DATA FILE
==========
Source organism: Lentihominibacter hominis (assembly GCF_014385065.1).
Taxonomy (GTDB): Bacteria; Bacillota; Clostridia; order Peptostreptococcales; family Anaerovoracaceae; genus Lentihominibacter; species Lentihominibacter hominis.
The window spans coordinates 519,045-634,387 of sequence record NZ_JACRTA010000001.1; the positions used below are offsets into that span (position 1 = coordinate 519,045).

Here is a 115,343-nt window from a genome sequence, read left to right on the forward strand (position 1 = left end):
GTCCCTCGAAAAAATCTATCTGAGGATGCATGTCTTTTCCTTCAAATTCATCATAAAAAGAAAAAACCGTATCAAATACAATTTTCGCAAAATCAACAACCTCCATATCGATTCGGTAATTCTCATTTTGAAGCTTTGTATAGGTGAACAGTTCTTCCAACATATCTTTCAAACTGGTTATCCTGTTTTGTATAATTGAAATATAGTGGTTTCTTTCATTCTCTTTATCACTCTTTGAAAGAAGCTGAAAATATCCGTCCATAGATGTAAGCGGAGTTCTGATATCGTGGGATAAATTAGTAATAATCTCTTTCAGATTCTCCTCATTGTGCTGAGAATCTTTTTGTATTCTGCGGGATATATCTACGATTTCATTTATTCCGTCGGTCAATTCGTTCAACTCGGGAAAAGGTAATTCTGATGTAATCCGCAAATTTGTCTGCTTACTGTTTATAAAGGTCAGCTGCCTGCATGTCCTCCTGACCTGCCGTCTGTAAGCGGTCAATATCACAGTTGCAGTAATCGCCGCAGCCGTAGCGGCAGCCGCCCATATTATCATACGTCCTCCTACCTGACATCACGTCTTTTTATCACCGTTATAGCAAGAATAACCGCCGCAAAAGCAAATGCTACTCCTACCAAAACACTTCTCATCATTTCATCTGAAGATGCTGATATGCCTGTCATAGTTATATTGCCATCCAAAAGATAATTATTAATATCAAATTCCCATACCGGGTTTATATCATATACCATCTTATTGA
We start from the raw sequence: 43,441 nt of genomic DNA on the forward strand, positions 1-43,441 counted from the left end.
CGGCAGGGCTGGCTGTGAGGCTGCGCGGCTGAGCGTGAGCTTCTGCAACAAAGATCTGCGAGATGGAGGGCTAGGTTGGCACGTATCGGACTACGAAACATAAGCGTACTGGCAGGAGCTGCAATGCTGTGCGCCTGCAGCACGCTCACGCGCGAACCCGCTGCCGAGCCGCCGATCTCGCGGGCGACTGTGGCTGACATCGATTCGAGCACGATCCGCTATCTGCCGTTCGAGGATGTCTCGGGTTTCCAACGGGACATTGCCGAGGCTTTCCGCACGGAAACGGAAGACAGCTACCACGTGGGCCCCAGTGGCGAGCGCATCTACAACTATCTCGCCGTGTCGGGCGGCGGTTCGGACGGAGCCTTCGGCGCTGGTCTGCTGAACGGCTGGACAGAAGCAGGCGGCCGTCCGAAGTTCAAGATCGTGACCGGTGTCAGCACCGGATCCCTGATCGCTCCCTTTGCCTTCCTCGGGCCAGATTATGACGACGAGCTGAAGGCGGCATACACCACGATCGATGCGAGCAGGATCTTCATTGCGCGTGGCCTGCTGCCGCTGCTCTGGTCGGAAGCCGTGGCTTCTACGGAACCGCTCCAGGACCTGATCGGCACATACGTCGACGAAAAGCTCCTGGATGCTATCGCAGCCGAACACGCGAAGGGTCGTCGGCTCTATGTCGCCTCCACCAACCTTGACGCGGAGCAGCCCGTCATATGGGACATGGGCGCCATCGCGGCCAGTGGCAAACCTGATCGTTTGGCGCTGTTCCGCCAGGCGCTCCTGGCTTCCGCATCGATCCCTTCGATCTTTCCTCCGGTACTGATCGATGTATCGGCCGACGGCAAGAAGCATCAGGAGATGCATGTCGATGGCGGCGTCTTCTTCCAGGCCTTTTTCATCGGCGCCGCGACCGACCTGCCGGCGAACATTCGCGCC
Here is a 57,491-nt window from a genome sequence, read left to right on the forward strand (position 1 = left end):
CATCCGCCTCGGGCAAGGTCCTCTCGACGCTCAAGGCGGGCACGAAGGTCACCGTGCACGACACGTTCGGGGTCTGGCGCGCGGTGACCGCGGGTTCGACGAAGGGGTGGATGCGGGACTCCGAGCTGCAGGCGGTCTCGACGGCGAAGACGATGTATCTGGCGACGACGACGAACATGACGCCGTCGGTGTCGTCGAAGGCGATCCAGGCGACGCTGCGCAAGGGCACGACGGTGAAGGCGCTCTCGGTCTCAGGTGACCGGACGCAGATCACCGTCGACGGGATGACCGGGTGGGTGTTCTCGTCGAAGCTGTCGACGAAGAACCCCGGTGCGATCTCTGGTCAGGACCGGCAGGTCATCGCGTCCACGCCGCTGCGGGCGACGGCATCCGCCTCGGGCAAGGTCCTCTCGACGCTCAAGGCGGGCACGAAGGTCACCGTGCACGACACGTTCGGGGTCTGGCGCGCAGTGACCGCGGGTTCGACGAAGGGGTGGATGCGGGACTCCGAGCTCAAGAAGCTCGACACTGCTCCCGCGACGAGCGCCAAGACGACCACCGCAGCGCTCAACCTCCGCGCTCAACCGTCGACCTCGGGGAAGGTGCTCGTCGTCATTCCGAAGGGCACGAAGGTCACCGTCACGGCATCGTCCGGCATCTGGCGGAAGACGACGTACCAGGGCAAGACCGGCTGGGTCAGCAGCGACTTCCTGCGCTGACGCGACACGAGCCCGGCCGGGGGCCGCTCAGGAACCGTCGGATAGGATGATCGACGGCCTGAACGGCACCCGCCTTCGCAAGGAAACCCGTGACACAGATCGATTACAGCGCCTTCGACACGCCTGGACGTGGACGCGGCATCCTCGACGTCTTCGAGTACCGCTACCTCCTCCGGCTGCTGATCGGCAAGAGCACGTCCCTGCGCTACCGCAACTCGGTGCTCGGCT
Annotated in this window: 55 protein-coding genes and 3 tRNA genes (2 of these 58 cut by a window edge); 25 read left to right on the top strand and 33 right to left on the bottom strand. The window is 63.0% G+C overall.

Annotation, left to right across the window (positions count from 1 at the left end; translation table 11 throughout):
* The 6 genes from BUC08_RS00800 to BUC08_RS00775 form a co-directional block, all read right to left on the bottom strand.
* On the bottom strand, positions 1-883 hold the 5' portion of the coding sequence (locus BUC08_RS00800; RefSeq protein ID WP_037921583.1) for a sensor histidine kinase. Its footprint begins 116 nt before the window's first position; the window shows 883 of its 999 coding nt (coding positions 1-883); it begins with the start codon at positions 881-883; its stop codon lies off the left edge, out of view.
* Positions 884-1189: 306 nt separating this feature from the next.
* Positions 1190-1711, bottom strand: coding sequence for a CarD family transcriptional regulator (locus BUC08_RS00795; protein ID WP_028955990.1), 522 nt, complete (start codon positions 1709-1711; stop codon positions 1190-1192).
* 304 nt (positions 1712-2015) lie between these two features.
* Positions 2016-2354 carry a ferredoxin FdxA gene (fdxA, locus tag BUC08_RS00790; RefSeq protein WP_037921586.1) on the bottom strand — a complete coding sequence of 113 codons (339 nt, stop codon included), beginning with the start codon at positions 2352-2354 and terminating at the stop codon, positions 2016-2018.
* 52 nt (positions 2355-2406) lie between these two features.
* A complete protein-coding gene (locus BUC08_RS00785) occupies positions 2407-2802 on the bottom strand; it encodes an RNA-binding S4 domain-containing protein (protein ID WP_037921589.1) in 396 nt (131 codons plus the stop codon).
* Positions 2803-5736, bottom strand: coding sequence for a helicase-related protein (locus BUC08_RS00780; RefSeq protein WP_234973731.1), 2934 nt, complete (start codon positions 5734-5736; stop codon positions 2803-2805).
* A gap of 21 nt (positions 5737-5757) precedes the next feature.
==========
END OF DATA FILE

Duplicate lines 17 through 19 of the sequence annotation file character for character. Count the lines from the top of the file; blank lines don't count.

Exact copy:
* Positions 2016-2354 carry a ferredoxin FdxA gene (fdxA, locus tag BUC08_RS00790; RefSeq protein WP_037921586.1) on the bottom strand — a complete coding sequence of 113 codons (339 nt, stop codon included), beginning with the start codon at positions 2352-2354 and terminating at the stop codon, positions 2016-2018.
* 52 nt (positions 2355-2406) lie between these two features.
* A complete protein-coding gene (locus BUC08_RS00785) occupies positions 2407-2802 on the bottom strand; it encodes an RNA-binding S4 domain-containing protein (protein ID WP_037921589.1) in 396 nt (131 codons plus the stop codon).